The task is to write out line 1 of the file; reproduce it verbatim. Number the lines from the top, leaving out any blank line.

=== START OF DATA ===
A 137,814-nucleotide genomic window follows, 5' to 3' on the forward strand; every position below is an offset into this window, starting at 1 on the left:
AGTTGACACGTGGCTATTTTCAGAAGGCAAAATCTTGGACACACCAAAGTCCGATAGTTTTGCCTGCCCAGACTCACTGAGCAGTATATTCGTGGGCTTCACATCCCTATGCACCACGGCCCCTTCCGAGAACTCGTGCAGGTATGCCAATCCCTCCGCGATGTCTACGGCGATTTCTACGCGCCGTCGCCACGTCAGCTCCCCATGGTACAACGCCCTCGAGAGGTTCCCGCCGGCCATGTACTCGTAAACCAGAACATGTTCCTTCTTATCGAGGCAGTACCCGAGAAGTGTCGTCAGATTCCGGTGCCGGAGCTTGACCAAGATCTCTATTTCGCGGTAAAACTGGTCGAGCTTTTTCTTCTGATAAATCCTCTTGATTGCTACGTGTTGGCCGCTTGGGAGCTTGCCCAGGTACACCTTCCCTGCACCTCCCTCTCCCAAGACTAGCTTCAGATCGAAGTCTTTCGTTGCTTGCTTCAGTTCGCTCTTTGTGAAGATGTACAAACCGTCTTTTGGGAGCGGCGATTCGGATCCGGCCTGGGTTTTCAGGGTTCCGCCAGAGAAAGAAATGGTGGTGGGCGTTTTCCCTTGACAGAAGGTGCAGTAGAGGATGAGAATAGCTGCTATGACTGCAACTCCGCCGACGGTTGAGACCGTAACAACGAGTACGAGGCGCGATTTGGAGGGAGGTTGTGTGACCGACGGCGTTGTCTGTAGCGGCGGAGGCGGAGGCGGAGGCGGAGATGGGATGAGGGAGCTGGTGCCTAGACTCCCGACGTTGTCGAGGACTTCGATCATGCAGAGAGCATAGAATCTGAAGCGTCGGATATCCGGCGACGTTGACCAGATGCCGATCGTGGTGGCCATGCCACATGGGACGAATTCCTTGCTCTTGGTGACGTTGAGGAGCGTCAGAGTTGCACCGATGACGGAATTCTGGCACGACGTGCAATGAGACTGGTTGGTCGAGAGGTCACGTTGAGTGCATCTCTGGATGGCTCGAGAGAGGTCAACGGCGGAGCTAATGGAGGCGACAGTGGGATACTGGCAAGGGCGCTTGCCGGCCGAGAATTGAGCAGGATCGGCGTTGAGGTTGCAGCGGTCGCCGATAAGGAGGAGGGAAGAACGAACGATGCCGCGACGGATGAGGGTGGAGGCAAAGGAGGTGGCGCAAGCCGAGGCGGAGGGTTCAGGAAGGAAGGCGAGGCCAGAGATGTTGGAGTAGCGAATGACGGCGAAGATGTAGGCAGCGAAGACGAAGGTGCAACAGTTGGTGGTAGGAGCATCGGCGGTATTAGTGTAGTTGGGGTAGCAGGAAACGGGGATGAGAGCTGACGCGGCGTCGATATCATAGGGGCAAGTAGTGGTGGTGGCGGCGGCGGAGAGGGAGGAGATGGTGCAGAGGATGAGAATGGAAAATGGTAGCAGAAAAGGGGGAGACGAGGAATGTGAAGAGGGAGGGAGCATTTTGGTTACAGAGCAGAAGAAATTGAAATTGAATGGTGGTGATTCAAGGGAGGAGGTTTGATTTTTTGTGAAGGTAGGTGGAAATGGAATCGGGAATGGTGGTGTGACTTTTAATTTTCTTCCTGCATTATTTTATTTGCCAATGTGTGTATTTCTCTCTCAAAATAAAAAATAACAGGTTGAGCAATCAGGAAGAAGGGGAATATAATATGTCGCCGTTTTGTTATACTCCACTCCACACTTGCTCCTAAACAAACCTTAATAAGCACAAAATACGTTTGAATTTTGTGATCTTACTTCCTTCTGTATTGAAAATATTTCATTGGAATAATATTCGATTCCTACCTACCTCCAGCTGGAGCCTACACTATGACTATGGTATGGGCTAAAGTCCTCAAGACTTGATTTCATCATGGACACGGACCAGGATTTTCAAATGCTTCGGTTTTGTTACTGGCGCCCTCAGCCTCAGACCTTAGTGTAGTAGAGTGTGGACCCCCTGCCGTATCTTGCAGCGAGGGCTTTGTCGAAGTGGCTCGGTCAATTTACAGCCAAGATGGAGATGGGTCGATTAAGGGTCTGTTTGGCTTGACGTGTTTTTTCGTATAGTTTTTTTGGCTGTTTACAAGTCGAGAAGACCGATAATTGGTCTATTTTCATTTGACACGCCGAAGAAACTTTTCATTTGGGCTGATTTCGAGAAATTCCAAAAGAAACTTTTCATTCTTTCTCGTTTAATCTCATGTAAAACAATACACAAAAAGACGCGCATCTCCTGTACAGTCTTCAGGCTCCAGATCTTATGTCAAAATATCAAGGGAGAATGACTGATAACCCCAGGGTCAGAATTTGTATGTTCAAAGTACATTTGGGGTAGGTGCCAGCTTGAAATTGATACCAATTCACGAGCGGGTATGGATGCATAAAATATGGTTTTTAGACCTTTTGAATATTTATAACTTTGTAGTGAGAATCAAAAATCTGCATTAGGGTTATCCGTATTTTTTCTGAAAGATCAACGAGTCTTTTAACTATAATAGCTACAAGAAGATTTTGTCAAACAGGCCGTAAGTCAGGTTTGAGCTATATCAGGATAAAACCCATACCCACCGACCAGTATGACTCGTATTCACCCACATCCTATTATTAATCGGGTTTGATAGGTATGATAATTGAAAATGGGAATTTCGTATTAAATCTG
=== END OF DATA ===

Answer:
A 137,814-nucleotide genomic window follows, 5' to 3' on the forward strand; every position below is an offset into this window, starting at 1 on the left: